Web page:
The OpenACS community, however, is very successful and flourishing. There are over 25 international institutions that have deployed .LRN, the free and open source course management system. There are over 20 vendors listed on the OpenACS.org home page offering commercial support. The OpenACS forums and IRC channel is very active as developers discuss ways to enhance the framework.
The LAMP approach includes hundreds or thousands of different platforms. What this means for any specific LAMP solution is that it may draw from a broader library of other programs, but the list of actually tested, integrated pieces and of dedicated developers may be much smaller. LAMP developers are fragmented across many projects, but OpenACS holds the lions share of attention for its technologies and resists community splintering remarkably well.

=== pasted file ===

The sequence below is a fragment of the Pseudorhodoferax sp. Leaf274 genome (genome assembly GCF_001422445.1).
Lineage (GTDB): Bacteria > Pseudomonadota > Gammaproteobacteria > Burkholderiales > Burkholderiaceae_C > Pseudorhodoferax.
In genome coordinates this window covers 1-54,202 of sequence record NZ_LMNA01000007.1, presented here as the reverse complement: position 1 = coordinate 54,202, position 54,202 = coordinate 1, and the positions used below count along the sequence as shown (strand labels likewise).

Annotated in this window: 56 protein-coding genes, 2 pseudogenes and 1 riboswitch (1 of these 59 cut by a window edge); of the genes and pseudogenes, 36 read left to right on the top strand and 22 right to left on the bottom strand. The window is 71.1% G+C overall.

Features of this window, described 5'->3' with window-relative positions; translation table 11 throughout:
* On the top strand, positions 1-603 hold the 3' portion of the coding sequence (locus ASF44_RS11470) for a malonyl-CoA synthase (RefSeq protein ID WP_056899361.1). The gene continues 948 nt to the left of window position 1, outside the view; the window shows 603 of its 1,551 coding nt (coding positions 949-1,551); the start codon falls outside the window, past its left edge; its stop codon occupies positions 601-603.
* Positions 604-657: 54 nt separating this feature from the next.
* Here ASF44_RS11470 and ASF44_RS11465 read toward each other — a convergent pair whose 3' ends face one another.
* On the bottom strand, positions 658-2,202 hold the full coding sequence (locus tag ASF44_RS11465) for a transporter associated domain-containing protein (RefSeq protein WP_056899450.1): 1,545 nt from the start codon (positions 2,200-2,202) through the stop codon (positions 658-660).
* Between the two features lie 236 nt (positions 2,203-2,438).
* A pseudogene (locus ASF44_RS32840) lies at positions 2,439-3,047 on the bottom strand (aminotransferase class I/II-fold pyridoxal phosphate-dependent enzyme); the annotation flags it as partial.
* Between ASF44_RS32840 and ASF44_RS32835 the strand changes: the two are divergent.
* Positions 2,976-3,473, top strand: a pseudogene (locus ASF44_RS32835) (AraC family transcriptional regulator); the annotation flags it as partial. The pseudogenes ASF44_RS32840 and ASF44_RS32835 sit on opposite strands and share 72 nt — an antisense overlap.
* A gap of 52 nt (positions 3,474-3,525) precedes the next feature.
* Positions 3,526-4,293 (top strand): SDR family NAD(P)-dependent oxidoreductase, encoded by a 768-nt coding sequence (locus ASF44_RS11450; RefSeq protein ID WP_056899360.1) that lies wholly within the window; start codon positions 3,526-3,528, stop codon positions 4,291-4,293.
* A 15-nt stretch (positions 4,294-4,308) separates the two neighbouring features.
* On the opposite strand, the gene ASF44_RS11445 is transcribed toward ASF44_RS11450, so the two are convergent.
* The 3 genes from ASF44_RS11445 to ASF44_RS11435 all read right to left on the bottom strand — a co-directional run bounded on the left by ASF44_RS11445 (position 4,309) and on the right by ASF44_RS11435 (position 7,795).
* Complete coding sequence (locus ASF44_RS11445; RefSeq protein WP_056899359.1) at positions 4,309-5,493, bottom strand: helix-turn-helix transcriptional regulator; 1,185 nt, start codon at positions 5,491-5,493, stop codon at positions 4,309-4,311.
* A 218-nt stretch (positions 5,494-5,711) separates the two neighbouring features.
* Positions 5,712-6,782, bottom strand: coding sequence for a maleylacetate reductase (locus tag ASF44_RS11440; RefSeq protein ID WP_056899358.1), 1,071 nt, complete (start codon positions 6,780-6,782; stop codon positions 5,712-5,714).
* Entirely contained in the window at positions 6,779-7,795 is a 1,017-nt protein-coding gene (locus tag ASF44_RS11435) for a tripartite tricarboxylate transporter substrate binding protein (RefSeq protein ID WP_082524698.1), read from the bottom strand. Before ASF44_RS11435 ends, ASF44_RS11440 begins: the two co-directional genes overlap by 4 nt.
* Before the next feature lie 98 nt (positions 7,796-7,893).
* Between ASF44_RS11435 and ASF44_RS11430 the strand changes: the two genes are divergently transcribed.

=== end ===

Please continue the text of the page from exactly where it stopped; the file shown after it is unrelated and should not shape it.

While the LAMP community is much larger, the OpenACS has established itself in a community of users where technical proficiency and stability is most important. Due to and for this reason, the OpenACS community is vibrant and healthy.